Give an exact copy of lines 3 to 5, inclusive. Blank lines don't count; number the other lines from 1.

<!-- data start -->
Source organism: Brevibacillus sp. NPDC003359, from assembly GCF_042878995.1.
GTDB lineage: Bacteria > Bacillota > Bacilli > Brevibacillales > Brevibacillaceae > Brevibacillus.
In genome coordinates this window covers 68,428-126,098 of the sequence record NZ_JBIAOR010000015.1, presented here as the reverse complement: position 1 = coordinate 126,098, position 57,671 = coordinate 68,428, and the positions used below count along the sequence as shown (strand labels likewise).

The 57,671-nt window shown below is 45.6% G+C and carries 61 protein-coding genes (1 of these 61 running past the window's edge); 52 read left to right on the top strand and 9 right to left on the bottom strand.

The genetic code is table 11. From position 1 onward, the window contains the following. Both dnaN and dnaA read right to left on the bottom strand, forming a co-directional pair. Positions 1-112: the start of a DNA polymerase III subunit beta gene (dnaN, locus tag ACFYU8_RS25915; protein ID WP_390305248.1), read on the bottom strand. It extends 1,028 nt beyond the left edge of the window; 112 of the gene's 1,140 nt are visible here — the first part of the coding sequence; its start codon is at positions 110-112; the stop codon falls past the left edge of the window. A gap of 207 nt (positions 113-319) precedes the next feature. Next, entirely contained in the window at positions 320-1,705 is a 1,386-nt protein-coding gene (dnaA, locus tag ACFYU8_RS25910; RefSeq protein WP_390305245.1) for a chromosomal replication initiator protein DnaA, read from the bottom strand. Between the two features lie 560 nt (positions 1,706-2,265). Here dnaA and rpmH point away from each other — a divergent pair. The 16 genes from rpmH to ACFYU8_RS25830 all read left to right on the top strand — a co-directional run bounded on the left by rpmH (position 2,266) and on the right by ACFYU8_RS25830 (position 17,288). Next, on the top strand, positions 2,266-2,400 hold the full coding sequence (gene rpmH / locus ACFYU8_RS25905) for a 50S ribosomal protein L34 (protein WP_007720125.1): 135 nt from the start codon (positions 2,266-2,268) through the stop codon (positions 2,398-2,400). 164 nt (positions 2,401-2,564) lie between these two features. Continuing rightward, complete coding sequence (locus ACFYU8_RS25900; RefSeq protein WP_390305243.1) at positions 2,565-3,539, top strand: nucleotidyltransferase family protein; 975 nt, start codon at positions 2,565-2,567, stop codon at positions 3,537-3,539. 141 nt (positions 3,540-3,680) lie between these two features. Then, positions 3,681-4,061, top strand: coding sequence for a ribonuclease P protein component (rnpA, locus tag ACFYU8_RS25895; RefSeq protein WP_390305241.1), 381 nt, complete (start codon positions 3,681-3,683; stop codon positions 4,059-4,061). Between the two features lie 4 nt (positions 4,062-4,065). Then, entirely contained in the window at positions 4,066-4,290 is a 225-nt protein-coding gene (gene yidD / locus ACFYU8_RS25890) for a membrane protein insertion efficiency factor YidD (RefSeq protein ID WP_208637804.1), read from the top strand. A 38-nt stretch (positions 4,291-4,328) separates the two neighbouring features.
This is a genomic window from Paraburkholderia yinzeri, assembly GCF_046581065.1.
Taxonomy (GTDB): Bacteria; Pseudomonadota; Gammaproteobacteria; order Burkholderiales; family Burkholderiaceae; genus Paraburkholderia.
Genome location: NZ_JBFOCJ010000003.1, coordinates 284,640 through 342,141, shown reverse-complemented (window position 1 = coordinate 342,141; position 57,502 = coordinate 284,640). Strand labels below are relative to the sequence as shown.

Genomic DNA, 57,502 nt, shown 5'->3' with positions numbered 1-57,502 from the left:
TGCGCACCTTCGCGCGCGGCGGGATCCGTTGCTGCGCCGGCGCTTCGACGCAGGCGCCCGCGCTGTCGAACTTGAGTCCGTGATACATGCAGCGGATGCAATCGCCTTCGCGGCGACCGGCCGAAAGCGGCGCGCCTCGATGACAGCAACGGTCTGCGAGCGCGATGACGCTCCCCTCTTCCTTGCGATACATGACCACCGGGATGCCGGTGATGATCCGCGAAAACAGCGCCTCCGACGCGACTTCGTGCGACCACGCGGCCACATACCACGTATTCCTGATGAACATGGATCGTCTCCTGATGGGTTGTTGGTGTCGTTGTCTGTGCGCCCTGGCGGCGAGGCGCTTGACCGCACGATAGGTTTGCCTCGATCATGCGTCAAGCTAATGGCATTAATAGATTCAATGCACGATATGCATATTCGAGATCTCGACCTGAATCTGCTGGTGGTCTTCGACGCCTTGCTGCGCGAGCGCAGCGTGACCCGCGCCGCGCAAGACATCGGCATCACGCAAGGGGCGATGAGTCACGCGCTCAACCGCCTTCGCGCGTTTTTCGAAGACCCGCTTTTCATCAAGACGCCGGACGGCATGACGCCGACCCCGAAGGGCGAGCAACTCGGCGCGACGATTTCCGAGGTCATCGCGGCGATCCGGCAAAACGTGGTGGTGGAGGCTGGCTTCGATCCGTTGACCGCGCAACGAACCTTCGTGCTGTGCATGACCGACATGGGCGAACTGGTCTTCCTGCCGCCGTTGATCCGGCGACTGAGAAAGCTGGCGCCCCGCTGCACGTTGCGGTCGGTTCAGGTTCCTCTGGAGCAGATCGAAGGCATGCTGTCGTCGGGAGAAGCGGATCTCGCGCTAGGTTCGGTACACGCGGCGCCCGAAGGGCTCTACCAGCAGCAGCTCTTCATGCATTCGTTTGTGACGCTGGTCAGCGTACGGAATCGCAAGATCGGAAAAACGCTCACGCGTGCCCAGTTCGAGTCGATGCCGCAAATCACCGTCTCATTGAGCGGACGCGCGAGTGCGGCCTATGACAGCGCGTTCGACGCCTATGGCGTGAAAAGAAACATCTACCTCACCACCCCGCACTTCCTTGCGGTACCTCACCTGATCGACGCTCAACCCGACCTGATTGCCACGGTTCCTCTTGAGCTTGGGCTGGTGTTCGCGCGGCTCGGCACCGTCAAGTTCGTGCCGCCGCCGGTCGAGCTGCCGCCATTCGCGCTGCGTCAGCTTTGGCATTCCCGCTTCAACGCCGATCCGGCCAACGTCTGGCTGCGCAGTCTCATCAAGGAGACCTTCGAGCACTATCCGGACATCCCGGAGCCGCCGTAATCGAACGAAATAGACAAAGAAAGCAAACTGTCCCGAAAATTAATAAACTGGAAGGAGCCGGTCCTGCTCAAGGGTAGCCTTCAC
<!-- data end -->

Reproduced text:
In genome coordinates this window covers 68,428-126,098 of the sequence record NZ_JBIAOR010000015.1, presented here as the reverse complement: position 1 = coordinate 126,098, position 57,671 = coordinate 68,428, and the positions used below count along the sequence as shown (strand labels likewise).

The 57,671-nt window shown below is 45.6% G+C and carries 61 protein-coding genes (1 of these 61 running past the window's edge); 52 read left to right on the top strand and 9 right to left on the bottom strand.

The genetic code is table 11. From position 1 onward, the window contains the following. Both dnaN and dnaA read right to left on the bottom strand, forming a co-directional pair. Positions 1-112: the start of a DNA polymerase III subunit beta gene (dnaN, locus tag ACFYU8_RS25915; protein ID WP_390305248.1), read on the bottom strand. It extends 1,028 nt beyond the left edge of the window; 112 of the gene's 1,140 nt are visible here — the first part of the coding sequence; its start codon is at positions 110-112; the stop codon falls past the left edge of the window. A gap of 207 nt (positions 113-319) precedes the next feature. Next, entirely contained in the window at positions 320-1,705 is a 1,386-nt protein-coding gene (dnaA, locus tag ACFYU8_RS25910; RefSeq protein WP_390305245.1) for a chromosomal replication initiator protein DnaA, read from the bottom strand. Between the two features lie 560 nt (positions 1,706-2,265). Here dnaA and rpmH point away from each other — a divergent pair. The 16 genes from rpmH to ACFYU8_RS25830 all read left to right on the top strand — a co-directional run bounded on the left by rpmH (position 2,266) and on the right by ACFYU8_RS25830 (position 17,288). Next, on the top strand, positions 2,266-2,400 hold the full coding sequence (gene rpmH / locus ACFYU8_RS25905) for a 50S ribosomal protein L34 (protein WP_007720125.1): 135 nt from the start codon (positions 2,266-2,268) through the stop codon (positions 2,398-2,400). 164 nt (positions 2,401-2,564) lie between these two features. Continuing rightward, complete coding sequence (locus ACFYU8_RS25900; RefSeq protein WP_390305243.1) at positions 2,565-3,539, top strand: nucleotidyltransferase family protein; 975 nt, start codon at positions 2,565-2,567, stop codon at positions 3,537-3,539. 141 nt (positions 3,540-3,680) lie between these two features. Then, positions 3,681-4,061, top strand: coding sequence for a ribonuclease P protein component (rnpA, locus tag ACFYU8_RS25895; RefSeq protein WP_390305241.1), 381 nt, complete (start codon positions 3,681-3,683; stop codon positions 4,059-4,061). Between the two features lie 4 nt (positions 4,062-4,065). Then, entirely contained in the window at positions 4,066-4,290 is a 225-nt protein-coding gene (gene yidD / locus ACFYU8_RS25890) for a membrane protein insertion efficiency factor YidD (RefSeq protein ID WP_208637804.1), read from the top strand. A 38-nt stretch (positions 4,291-4,328) separates the two neighbouring features.